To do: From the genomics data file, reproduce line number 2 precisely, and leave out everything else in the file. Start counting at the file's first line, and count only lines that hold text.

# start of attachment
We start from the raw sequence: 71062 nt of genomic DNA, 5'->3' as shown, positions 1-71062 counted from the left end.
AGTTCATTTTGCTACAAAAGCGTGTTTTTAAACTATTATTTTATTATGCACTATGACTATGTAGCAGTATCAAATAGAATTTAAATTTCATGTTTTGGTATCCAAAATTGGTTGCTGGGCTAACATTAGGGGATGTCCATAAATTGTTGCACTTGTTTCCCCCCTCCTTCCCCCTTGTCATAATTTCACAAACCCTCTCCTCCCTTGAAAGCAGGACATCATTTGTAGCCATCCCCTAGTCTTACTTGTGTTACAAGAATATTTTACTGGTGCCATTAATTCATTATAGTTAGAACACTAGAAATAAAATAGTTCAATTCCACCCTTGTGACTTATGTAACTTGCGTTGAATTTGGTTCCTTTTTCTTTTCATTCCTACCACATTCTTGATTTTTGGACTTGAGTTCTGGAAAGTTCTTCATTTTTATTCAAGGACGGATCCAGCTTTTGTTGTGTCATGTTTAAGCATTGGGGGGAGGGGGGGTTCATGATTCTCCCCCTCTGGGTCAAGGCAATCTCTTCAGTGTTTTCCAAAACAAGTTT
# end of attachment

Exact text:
AGTTCATTTTGCTACAAAAGCGTGTTTTTAAACTATTATTTTATTATGCACTATGACTATGTAGCAGTATCAAATAGAATTTAAATTTCATGTTTTGGTATCCAAAATTGGTTGCTGGGCTAACATTAGGGGATGTCCATAAATTGTTGCACTTGTTTCCCCCCTCCTTCCCCCTTGTCATAATTTCACAAACCCTCTCCTCCCTTGAAAGCAGGACATCATTTGTAGCCATCCCCTAGTCTTACTTGTGTTACAAGAATATTTTACTGGTGCCATTAATTCATTATAGTTAGAACACTAGAAATAAAATAGTTCAATTCCACCCTTGTGACTTATGTAACTTGCGTTGAATTTGGTTCCTTTTTCTTTTCATTCCTACCACATTCTTGATTTTTGGACTTGAGTTCTGGAAAGTTCTTCATTTTTATTCAAGGACGGATCCAGCTTTTGTTGTGTCATGTTTAAGCATTGGGGGGAGGGGGGGTTCATGATTCTCCCCCTCTGGGTCAAGGCAATCTCTTCAGTGTTTTCCAAAACAAGTTT